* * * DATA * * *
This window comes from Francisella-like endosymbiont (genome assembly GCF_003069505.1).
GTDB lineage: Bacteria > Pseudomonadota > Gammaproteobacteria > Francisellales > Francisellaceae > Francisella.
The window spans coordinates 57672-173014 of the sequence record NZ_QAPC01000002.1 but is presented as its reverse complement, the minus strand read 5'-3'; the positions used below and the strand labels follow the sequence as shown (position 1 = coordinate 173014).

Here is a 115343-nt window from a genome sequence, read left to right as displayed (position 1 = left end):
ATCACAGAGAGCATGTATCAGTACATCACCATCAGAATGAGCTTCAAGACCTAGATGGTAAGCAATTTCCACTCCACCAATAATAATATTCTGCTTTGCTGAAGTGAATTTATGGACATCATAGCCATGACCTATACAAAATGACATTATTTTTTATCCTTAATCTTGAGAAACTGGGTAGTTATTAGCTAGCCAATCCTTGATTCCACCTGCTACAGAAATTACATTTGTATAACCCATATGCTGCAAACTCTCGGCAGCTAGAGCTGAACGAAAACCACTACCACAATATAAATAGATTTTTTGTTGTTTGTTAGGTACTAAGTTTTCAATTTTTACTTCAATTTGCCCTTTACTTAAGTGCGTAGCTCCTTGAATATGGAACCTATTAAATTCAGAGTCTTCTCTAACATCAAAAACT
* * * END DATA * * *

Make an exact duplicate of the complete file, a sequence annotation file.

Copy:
This window comes from Francisella-like endosymbiont (genome assembly GCF_003069505.1).
GTDB lineage: Bacteria > Pseudomonadota > Gammaproteobacteria > Francisellales > Francisellaceae > Francisella.
The window spans coordinates 57672-173014 of the sequence record NZ_QAPC01000002.1 but is presented as its reverse complement, the minus strand read 5'-3'; the positions used below and the strand labels follow the sequence as shown (position 1 = coordinate 173014).

Here is a 115343-nt window from a genome sequence, read left to right as displayed (position 1 = left end):
ATCACAGAGAGCATGTATCAGTACATCACCATCAGAATGAGCTTCAAGACCTAGATGGTAAGCAATTTCCACTCCACCAATAATAATATTCTGCTTTGCTGAAGTGAATTTATGGACATCATAGCCATGACCTATACAAAATGACATTATTTTTTATCCTTAATCTTGAGAAACTGGGTAGTTATTAGCTAGCCAATCCTTGATTCCACCTGCTACAGAAATTACATTTGTATAACCCATATGCTGCAAACTCTCGGCAGCTAGAGCTGAACGAAAACCACTACCACAATATAAATAGATTTTTTGTTGTTTGTTAGGTACTAAGTTTTCAATTTTTACTTCAATTTGCCCTTTACTTAAGTGCGTAGCTCCTTGAATATGGAACCTATTAAATTCAGAGTCTTCTCTAACATCAAAAACT